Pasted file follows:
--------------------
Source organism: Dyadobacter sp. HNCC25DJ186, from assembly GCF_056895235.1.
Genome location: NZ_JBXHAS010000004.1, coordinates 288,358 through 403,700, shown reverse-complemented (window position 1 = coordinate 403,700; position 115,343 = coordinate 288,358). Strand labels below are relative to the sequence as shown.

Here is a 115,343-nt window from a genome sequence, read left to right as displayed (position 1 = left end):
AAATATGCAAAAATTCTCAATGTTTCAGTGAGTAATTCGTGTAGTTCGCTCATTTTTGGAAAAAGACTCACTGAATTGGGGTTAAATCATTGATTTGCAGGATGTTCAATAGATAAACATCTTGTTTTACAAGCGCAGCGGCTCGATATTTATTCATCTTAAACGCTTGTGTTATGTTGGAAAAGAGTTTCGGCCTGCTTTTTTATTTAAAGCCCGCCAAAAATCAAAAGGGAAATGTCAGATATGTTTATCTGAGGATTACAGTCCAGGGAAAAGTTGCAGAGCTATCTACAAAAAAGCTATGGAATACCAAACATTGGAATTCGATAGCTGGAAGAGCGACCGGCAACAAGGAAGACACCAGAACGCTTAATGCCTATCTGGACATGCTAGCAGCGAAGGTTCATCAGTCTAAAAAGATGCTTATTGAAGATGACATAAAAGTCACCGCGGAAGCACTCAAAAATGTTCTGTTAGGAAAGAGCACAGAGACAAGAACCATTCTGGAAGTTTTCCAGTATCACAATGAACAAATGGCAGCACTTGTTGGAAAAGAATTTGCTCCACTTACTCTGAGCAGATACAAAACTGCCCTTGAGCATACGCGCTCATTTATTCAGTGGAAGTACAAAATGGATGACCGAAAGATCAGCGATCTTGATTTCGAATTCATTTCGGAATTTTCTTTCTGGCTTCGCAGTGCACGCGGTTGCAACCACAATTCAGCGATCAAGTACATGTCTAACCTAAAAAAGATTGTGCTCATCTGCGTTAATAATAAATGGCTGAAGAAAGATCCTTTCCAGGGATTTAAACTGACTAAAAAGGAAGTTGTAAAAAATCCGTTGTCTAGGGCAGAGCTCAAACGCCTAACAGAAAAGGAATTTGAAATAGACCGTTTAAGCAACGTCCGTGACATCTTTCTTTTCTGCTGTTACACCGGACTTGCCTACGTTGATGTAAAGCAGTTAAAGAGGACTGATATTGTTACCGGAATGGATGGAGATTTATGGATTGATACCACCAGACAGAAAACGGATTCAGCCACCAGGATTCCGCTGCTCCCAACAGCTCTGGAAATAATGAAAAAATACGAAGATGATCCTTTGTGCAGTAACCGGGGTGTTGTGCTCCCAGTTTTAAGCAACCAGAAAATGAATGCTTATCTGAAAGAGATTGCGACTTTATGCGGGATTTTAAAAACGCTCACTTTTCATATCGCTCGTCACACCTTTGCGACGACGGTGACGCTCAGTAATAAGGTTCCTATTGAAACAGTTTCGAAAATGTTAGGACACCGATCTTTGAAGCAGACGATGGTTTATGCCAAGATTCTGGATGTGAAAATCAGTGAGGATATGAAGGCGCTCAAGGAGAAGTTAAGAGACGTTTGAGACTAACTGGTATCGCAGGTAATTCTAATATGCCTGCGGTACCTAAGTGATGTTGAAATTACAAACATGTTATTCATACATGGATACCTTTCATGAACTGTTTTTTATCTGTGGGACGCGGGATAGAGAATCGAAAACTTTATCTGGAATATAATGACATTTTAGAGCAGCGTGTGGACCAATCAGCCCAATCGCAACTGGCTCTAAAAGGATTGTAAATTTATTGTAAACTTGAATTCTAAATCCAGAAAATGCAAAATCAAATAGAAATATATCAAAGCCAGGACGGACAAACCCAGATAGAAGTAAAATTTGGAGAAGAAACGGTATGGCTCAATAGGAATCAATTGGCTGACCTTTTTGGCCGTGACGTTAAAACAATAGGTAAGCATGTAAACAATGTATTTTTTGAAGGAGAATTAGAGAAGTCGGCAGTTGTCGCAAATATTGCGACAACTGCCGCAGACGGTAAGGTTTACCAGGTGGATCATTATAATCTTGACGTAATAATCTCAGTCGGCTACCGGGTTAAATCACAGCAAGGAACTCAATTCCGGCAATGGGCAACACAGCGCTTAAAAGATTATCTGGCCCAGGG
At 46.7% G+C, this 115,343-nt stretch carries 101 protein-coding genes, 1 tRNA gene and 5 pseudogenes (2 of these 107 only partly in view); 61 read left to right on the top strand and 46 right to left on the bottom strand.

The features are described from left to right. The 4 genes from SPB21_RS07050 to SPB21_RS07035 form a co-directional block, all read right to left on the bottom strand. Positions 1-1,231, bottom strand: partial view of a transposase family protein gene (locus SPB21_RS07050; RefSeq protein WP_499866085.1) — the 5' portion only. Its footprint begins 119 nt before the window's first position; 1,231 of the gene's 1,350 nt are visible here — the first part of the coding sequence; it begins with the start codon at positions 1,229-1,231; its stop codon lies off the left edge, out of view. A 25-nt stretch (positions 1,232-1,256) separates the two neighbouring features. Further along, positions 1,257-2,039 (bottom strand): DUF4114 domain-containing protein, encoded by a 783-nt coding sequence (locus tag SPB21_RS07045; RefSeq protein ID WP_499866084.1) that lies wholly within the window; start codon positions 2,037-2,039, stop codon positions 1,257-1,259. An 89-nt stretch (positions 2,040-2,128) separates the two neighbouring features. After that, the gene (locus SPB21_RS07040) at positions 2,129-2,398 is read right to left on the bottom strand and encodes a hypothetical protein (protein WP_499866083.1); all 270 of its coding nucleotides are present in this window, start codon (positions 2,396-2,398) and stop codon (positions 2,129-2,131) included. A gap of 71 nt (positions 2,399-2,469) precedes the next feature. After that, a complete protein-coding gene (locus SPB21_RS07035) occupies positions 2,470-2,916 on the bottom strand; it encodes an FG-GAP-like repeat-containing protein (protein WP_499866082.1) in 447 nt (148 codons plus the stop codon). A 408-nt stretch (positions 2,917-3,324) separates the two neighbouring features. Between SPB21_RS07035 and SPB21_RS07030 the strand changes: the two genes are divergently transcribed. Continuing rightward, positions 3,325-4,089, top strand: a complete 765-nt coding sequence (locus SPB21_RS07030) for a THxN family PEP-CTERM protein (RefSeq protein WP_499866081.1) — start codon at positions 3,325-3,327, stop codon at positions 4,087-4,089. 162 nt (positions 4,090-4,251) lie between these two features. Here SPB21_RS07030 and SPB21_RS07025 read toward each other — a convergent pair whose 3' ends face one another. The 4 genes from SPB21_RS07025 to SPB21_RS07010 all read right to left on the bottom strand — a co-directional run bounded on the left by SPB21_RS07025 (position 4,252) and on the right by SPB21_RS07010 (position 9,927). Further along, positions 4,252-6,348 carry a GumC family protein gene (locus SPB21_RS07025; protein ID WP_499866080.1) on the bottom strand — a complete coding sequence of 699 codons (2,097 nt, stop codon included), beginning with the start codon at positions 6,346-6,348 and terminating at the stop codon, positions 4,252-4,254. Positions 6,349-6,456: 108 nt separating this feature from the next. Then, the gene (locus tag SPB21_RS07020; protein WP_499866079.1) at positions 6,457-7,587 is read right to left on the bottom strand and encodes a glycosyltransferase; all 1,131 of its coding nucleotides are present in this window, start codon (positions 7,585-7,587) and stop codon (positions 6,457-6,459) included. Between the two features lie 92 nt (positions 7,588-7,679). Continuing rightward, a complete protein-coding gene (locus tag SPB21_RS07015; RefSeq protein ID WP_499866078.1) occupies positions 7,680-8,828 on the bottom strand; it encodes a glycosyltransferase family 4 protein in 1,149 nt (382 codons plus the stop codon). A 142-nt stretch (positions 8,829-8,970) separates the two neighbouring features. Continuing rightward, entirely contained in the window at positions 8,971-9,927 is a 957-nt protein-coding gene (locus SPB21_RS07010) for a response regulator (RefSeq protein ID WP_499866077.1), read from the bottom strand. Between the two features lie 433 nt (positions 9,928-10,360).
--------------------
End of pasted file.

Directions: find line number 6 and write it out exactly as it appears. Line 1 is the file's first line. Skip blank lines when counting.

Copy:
The features are described from left to right. The 4 genes from SPB21_RS07050 to SPB21_RS07035 form a co-directional block, all read right to left on the bottom strand. Positions 1-1,231, bottom strand: partial view of a transposase family protein gene (locus SPB21_RS07050; RefSeq protein WP_499866085.1) — the 5' portion only. Its footprint begins 119 nt before the window's first position; 1,231 of the gene's 1,350 nt are visible here — the first part of the coding sequence; it begins with the start codon at positions 1,229-1,231; its stop codon lies off the left edge, out of view. A 25-nt stretch (positions 1,232-1,256) separates the two neighbouring features. Further along, positions 1,257-2,039 (bottom strand): DUF4114 domain-containing protein, encoded by a 783-nt coding sequence (locus tag SPB21_RS07045; RefSeq protein ID WP_499866084.1) that lies wholly within the window; start codon positions 2,037-2,039, stop codon positions 1,257-1,259. An 89-nt stretch (positions 2,040-2,128) separates the two neighbouring features. After that, the gene (locus SPB21_RS07040) at positions 2,129-2,398 is read right to left on the bottom strand and encodes a hypothetical protein (protein WP_499866083.1); all 270 of its coding nucleotides are present in this window, start codon (positions 2,396-2,398) and stop codon (positions 2,129-2,131) included. A gap of 71 nt (positions 2,399-2,469) precedes the next feature. After that, a complete protein-coding gene (locus SPB21_RS07035) occupies positions 2,470-2,916 on the bottom strand; it encodes an FG-GAP-like repeat-containing protein (protein WP_499866082.1) in 447 nt (148 codons plus the stop codon). A 408-nt stretch (positions 2,917-3,324) separates the two neighbouring features. Between SPB21_RS07035 and SPB21_RS07030 the strand changes: the two genes are divergently transcribed. Continuing rightward, positions 3,325-4,089, top strand: a complete 765-nt coding sequence (locus SPB21_RS07030) for a THxN family PEP-CTERM protein (RefSeq protein WP_499866081.1) — start codon at positions 3,325-3,327, stop codon at positions 4,087-4,089. 162 nt (positions 4,090-4,251) lie between these two features. Here SPB21_RS07030 and SPB21_RS07025 read toward each other — a convergent pair whose 3' ends face one another. The 4 genes from SPB21_RS07025 to SPB21_RS07010 all read right to left on the bottom strand — a co-directional run bounded on the left by SPB21_RS07025 (position 4,252) and on the right by SPB21_RS07010 (position 9,927). Further along, positions 4,252-6,348 carry a GumC family protein gene (locus SPB21_RS07025; protein ID WP_499866080.1) on the bottom strand — a complete coding sequence of 699 codons (2,097 nt, stop codon included), beginning with the start codon at positions 6,346-6,348 and terminating at the stop codon, positions 4,252-4,254. Positions 6,349-6,456: 108 nt separating this feature from the next. Then, the gene (locus tag SPB21_RS07020; protein WP_499866079.1) at positions 6,457-7,587 is read right to left on the bottom strand and encodes a glycosyltransferase; all 1,131 of its coding nucleotides are present in this window, start codon (positions 7,585-7,587) and stop codon (positions 6,457-6,459) included. Between the two features lie 92 nt (positions 7,588-7,679). Continuing rightward, a complete protein-coding gene (locus tag SPB21_RS07015; RefSeq protein ID WP_499866078.1) occupies positions 7,680-8,828 on the bottom strand; it encodes a glycosyltransferase family 4 protein in 1,149 nt (382 codons plus the stop codon). A 142-nt stretch (positions 8,829-8,970) separates the two neighbouring features. Continuing rightward, entirely contained in the window at positions 8,971-9,927 is a 957-nt protein-coding gene (locus SPB21_RS07010) for a response regulator (RefSeq protein ID WP_499866077.1), read from the bottom strand. Between the two features lie 433 nt (positions 9,928-10,360).